Presentation on theme: "Food Insecurity and Land Grabbing as a result of REDD+ and Bioenergy Simone Lovera, Global Forest Coalition and Sobrevivencia/Friends of the Earth-Paraguay."— Presentation transcript:
Food Insecurity and Land Grabbing as a result of REDD+ and Bioenergy Simone Lovera, Global Forest Coalition and Sobrevivencia/Friends of the Earth-Paraguay
Getting to the Roots: The drivers of forest loss Demand for Wood Demand for Land Conflict over land tenure Urbanization, industrialization Corruption Poor planning, lack of political will and capacity Lack of livelihood options Climate change Unsustainable consumption www.globalforestcoalition.org
The Risks of Using Land as a Climate Mitigation Option (REDD++++)
Influence of land-based climate change mitigation on food prices FAO submission to UNFCCC 2011: ”Already biofuels (a mitigation response measure) from food crops were associated with spiking food prices in 2007-2008. While different country contexts result in different impacts, biofuel crops can potentially result in competition for land and water resources with food crops and removal of potential food from food systems.” [On REDD+:] “Countries will increasingly have to grapple with competing land-uses and to explore measures to achieve a desirable balance among carbon storage in forests, increased agricultural productivity and the safeguarding of food security.”
Influence bioenergy on food prices Creates extra demand: Biofuels represent extra demand on land and crops, which are then diverted away from food production. Strengthens link between food prices and oil prices: because oil is no longer solely an agricultural input, it is also now an output from agriculture. The FAO summarises this relationship as follows: “A further source of price volatility is the expanding production of biofuels based on agricultural feedstocks, which could tighten the link between prices of agricultural commodities, especially maize, and developments and conditions in international energy markets, implying an increased transmission of fluctuations in energy prices onto markets for agricultural and food commodities”. Strengthens links between prices of individual crops: because all these crops are competing against each other for the biofuels market. Further tightens the market for individual crops: when the supply and demand equation is “tight”, as it is for many food crops, a small amount of extra demand can cause a big inflation in prices if there is no leeway in the supply to meet the extra demand. Mandates, obligations and subsidies distort the market: Forced increases in biofuel use distort the market meaning crops are required by national governments to be diverted away from food and into fuel leaving a decreased supply for food.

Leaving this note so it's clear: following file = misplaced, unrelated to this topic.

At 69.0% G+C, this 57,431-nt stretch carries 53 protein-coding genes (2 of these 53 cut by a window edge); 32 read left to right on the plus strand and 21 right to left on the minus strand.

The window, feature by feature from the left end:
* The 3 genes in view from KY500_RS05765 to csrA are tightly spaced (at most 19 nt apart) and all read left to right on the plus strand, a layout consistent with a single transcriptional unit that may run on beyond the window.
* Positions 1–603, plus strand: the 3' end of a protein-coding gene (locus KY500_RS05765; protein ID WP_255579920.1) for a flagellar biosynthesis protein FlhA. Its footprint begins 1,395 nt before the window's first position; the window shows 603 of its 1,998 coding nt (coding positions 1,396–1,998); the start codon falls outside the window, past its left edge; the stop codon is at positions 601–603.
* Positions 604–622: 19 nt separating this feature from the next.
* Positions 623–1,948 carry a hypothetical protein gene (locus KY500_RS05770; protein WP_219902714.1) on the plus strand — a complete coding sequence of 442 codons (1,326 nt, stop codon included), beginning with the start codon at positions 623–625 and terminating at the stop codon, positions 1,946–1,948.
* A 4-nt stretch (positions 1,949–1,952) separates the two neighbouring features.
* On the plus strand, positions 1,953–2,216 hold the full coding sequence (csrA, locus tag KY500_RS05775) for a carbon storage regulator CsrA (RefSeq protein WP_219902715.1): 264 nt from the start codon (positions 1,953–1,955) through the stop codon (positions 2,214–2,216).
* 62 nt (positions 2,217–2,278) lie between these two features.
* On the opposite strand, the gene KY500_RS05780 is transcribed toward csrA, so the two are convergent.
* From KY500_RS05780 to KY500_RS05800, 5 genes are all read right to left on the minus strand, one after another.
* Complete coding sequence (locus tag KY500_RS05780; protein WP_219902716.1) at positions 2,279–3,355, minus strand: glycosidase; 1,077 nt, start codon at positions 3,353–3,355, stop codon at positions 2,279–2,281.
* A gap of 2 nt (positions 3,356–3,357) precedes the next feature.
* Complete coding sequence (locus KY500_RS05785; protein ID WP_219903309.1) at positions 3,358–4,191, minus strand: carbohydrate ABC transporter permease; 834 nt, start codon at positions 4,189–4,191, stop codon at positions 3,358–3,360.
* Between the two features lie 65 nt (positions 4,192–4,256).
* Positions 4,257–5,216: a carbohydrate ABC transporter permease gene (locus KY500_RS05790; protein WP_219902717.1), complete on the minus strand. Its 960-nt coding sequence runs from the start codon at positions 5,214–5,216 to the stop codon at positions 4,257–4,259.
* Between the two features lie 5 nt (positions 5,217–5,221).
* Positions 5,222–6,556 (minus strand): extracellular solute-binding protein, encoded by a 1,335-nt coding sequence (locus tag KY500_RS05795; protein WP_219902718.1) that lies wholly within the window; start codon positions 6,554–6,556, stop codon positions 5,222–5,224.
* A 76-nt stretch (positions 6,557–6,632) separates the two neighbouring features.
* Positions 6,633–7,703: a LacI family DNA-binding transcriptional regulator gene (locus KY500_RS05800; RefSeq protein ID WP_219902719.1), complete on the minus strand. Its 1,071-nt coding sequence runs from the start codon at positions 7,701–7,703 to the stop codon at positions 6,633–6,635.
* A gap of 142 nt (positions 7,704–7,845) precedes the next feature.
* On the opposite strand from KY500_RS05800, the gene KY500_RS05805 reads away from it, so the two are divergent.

“Price Volatility in Food and Agricultural Markets: Policy Responses” policy paper published for G20 in May 2011. http://ictsd.org/downloads/2011/05/finalg20report.pdf http://ictsd.org/downloads/2011/05/finalg20report.pdf Recommends: G20 governments remove provisions of current national policies that subsidize (or mandate) biofuels production or consumption. At the same time, governments should: - Open international markets so that renewable fuels and feed stocks can be produced where it is economically, environmentally and socially feasible to do so, and traded more freely. - Accelerate scientific research on alternative paths to reduced carbon emissions and to improved sustainability and energy security. - Encourage more efficient energy use, including in agriculture itself, without drawing on finite resources, including those needed for food production.
High food prices mean: More forest loss. E.g meat price up with, means it is far more attractive to convert forests….. ….And far more expensive to convince cattle ranchers not to deforest through payments for environmental services (/REDD+) In general, they increase land conflicts as “marginal lands” become more interesting to farm But most importantly: Food prices have pushed 44 million more people into extreme poverty (World Bank)
Example: Isabela Bio-ethanol plant in San Mariano, the Philippines
Green Futures Investment Inc. and Ecofuels (subsidiary) Plant expected to be operational in March 2012 By then they need 11000 ha. of sugarcane within 40 km from the plant to be economically viable (total agricultural area in San Mariano: 29000 ha. Rest is degraded and primary forests) The project will produce approx. 10% of the 500 million liter bio-ethanol per year target of the Philippine government Project is in process of CDM registration San Mariano was chosen due to availability of “marginal land”. Philippine policy prohibits conversion of food crops into biofuels, but many current lands are former food production areas. The rest are forest regeneration areas.